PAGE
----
During the past year, Alyssa and her team have been called to respond to the needs of Ukrainian parolees who needed help to file for work permits and to understand their legal options. There has been a recent spike in asylum seekers arriving in Utah who have few family and friends and many have ended up homeless. Alyssa and her team at CCS are working with community partners to try to provide social service support and legal assistance to them. Alyssa credits the other AILA attorneys, legal staff, and law students who have all worked together to deliver critical services to indigent clients who have benefited from their pro bono services.
Nicholle has volunteered with several different groups over the last year. She was part of the committee that planned and hosted AILA’s Citizenship Day in Salt Lake City. Together with that team and volunteers, roughly 50 applicants were able to receive assistance in filing their N-400 applications. Nicholle volunteers with AILA’s Military Assistance Program and is currently assisting two military spouses with Parole in Place and Adjustment of Status applications. She also regularly volunteers with the University of Utah’s Pro Bono Initiative, providing free legal advice and consultations to community members.
Bradley Jenkins is Senior Litigation Counsel at Asylum Seeker Advocacy Project. His job is to train lawyers, but he goes above and beyond by taking calls after hours to mentor lawyers within the immigration bar. He has been involved in impact litigation that has changed immigration policies. He also volunteers at the Bienvenidos Initiative by giving free consultations to low-income immigrants.
Founded in July 2016, AsylumWorks was built to help solve a longstanding problem: asylum seekers arrive in the U.S. with many needs but few resources of their own. AsylumWorks provides holistic services and support to help asylum seekers regain confidence and control over their lives so they can fully participate in the asylum process. AsylumWorks focuses on providing job training, community resources, and legal referrals to their immigrant clients. Its focus is humanitarian issues.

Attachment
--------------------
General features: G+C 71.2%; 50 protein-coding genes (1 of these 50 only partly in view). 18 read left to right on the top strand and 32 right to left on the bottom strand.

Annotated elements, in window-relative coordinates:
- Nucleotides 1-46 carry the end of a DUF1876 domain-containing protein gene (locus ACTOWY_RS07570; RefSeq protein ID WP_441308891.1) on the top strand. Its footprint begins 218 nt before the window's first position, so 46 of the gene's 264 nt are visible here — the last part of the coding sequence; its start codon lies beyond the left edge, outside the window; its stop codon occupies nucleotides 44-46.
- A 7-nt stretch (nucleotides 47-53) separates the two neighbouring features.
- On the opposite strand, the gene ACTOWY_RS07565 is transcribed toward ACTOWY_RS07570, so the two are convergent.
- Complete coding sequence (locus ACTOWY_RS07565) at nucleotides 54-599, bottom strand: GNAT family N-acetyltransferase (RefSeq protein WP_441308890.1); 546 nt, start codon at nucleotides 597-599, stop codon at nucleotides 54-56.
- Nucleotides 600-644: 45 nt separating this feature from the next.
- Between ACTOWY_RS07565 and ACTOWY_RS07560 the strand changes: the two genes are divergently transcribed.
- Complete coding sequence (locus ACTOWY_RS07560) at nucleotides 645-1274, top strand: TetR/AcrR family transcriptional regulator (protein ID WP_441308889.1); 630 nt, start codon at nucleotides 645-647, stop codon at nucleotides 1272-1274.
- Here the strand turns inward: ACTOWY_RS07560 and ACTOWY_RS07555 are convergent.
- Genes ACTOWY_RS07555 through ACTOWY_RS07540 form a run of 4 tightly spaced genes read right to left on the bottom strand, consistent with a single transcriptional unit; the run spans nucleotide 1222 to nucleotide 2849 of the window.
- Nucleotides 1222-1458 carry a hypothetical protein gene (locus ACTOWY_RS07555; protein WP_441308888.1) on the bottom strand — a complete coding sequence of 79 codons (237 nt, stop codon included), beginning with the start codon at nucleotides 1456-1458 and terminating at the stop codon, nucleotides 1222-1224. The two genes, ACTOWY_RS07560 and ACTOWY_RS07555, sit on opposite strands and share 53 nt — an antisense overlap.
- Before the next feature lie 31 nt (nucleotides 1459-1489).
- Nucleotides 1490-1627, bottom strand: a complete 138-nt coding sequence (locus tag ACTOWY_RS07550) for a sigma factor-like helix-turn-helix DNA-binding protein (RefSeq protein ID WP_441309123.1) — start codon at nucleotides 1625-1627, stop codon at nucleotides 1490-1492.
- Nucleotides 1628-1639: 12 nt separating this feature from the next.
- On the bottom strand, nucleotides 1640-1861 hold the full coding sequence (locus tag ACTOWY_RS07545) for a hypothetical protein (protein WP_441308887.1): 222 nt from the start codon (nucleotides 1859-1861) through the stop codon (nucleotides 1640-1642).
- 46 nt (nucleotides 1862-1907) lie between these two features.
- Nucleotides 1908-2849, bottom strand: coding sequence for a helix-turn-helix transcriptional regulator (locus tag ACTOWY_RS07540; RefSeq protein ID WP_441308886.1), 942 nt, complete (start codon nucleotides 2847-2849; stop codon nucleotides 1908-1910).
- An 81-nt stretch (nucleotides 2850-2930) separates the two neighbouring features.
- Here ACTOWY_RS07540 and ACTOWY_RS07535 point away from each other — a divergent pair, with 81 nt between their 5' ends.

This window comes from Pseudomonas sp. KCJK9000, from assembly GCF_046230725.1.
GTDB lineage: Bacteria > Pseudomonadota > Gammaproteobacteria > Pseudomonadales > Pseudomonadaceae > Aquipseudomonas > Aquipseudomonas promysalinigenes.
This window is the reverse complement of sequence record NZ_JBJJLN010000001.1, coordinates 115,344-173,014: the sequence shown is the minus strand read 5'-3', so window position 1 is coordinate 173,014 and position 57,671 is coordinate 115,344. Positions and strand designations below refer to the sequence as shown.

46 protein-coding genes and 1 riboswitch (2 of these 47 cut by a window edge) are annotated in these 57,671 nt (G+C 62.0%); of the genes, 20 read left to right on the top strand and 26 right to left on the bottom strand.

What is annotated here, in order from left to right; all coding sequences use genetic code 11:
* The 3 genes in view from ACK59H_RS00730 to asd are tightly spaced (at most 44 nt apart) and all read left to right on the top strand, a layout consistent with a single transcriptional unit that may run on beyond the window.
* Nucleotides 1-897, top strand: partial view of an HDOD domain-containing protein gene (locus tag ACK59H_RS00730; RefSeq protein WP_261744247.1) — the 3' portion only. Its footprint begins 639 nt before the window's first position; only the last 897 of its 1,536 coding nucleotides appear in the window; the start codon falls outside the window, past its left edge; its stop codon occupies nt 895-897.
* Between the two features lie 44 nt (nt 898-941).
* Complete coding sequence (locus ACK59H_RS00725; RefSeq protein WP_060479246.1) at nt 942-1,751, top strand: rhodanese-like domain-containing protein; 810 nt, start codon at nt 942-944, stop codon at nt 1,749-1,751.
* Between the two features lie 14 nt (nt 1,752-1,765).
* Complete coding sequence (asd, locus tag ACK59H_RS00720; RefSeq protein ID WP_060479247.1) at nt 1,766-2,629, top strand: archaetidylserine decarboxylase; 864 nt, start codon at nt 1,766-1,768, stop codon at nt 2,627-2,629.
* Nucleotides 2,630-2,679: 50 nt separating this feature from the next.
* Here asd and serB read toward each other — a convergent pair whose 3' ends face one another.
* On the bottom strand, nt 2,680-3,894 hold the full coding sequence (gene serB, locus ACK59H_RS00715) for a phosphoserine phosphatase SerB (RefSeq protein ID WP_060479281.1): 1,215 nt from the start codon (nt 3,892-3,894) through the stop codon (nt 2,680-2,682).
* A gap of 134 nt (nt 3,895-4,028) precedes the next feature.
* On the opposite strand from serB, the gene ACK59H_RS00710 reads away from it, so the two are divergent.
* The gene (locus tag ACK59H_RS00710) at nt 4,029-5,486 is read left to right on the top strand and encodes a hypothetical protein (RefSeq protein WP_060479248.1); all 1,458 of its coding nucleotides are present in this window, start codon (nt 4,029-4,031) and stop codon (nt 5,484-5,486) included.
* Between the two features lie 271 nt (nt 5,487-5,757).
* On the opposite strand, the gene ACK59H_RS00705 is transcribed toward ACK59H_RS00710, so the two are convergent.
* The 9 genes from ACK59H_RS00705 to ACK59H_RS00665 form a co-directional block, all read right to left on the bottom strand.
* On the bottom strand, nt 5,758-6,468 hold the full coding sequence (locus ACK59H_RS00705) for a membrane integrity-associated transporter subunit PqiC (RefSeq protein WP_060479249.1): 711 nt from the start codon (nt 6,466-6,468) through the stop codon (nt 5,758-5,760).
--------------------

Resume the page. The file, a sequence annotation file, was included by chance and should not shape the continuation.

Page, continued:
Janet has worked tirelessly this past year coordinating with several immigrant advocacy groups to get the Afghan pro bono project off the ground, which has been crucial to providing access to justice to many Afghan immigrants in Washington state. She has helped organize this project, as well as screened applicants eligible for this program. She was also managing attorney of the Seattle office of Kids in Need of Defense and recently joined the International Rescue Committee Washington to serve as Managing Attorney for Children's Legal Services Program. Janet has dedicated her legal career to providing legal representation to unaccompanied children in Washington State and fights tirelessly for the rights of the defenseless and most vulnerable immigrant populations.
Steffani has been tirelessly helping the Afghan national community since the entire situation descended on our doorsteps. She has devoted endless (literally hundreds) hours to pro bono work in advice, filing cases, advocacy, and more. She continues to take asylum cases from the community, even when her capacity is maxed out. She lives to serve and we are incredibly lucky that she is an AILA WA member.
Cite as AILA Doc. No. 23062004.